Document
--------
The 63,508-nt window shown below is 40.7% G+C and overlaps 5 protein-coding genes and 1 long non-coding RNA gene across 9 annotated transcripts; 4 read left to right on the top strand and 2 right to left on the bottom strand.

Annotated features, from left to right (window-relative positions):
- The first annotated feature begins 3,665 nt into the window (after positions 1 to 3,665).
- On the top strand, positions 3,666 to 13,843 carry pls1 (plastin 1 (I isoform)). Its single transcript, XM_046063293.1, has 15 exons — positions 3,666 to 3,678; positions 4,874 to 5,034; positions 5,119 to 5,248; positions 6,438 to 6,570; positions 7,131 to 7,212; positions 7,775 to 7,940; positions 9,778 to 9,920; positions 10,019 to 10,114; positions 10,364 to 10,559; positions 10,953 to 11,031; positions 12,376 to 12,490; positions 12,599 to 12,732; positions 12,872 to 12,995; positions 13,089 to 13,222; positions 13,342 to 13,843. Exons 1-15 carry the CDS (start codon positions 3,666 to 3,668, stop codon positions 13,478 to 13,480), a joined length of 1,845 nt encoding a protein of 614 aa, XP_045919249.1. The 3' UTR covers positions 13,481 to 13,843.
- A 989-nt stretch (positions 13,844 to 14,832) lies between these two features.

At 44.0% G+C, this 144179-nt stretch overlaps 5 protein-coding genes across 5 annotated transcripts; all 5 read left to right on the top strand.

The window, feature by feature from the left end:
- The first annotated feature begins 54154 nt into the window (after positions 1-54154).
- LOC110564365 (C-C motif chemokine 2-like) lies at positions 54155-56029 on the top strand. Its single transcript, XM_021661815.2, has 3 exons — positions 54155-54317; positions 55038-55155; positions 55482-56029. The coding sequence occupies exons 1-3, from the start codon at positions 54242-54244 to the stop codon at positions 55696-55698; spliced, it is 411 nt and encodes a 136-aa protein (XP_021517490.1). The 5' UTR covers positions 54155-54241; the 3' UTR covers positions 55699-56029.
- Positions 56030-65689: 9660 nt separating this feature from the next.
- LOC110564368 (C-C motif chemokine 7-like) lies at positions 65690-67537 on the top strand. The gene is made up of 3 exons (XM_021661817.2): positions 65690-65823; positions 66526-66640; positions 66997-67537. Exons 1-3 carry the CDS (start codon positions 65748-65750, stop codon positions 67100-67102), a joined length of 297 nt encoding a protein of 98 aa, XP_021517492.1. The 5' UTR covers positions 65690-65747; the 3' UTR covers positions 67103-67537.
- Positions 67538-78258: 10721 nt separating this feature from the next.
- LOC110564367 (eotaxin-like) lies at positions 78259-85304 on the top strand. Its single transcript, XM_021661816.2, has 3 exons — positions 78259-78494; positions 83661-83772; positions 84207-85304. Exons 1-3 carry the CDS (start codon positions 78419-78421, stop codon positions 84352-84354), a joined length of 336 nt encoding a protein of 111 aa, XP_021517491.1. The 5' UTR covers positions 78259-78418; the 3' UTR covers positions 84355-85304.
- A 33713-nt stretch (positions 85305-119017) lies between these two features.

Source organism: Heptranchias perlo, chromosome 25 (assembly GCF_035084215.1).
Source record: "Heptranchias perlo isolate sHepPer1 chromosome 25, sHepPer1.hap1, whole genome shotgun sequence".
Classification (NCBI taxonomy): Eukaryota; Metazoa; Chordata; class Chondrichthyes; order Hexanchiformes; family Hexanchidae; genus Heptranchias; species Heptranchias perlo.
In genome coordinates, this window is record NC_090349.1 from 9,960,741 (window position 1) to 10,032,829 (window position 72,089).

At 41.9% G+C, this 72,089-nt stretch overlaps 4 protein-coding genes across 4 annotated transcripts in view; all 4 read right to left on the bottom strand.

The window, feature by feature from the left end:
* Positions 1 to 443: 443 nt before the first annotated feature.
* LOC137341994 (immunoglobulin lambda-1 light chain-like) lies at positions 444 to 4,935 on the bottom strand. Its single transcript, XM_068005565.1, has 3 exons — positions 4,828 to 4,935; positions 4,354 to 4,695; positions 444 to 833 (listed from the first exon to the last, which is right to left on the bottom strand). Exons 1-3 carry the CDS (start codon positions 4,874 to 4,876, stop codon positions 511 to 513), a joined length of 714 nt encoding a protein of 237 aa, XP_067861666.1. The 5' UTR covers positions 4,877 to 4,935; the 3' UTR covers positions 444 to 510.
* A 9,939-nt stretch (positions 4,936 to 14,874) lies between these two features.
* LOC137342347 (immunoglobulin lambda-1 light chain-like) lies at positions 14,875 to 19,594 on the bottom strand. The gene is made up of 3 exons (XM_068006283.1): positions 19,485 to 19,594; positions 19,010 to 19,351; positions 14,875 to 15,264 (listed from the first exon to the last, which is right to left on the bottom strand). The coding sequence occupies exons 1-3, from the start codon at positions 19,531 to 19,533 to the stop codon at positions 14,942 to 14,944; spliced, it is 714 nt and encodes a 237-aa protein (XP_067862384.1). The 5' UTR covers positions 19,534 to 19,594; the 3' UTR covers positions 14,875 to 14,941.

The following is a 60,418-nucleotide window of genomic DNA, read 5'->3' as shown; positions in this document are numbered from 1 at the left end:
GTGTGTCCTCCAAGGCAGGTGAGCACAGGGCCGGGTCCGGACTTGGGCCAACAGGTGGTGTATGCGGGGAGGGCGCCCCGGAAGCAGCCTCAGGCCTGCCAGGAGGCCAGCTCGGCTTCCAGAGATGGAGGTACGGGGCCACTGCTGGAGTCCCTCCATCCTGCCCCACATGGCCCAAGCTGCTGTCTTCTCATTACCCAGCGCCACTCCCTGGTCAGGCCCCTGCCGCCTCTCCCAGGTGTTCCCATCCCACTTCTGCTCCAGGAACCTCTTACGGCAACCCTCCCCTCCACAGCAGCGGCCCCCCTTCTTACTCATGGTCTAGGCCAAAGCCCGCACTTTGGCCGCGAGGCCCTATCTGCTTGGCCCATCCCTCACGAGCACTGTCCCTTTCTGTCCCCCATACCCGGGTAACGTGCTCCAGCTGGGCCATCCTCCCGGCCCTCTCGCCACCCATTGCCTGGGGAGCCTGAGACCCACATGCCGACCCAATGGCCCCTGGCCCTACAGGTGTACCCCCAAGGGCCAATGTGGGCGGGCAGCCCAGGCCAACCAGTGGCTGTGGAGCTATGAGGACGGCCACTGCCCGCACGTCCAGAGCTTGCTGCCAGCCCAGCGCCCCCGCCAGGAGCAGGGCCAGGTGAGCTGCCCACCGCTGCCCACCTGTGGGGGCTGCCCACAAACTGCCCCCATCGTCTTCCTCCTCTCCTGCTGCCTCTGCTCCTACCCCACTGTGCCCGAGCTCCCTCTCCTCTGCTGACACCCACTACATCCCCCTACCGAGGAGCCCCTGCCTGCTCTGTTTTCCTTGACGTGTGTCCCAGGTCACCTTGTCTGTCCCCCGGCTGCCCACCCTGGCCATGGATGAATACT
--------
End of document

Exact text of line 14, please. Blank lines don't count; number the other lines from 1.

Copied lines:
- A 33713-nt stretch (positions 85305-119017) lies between these two features.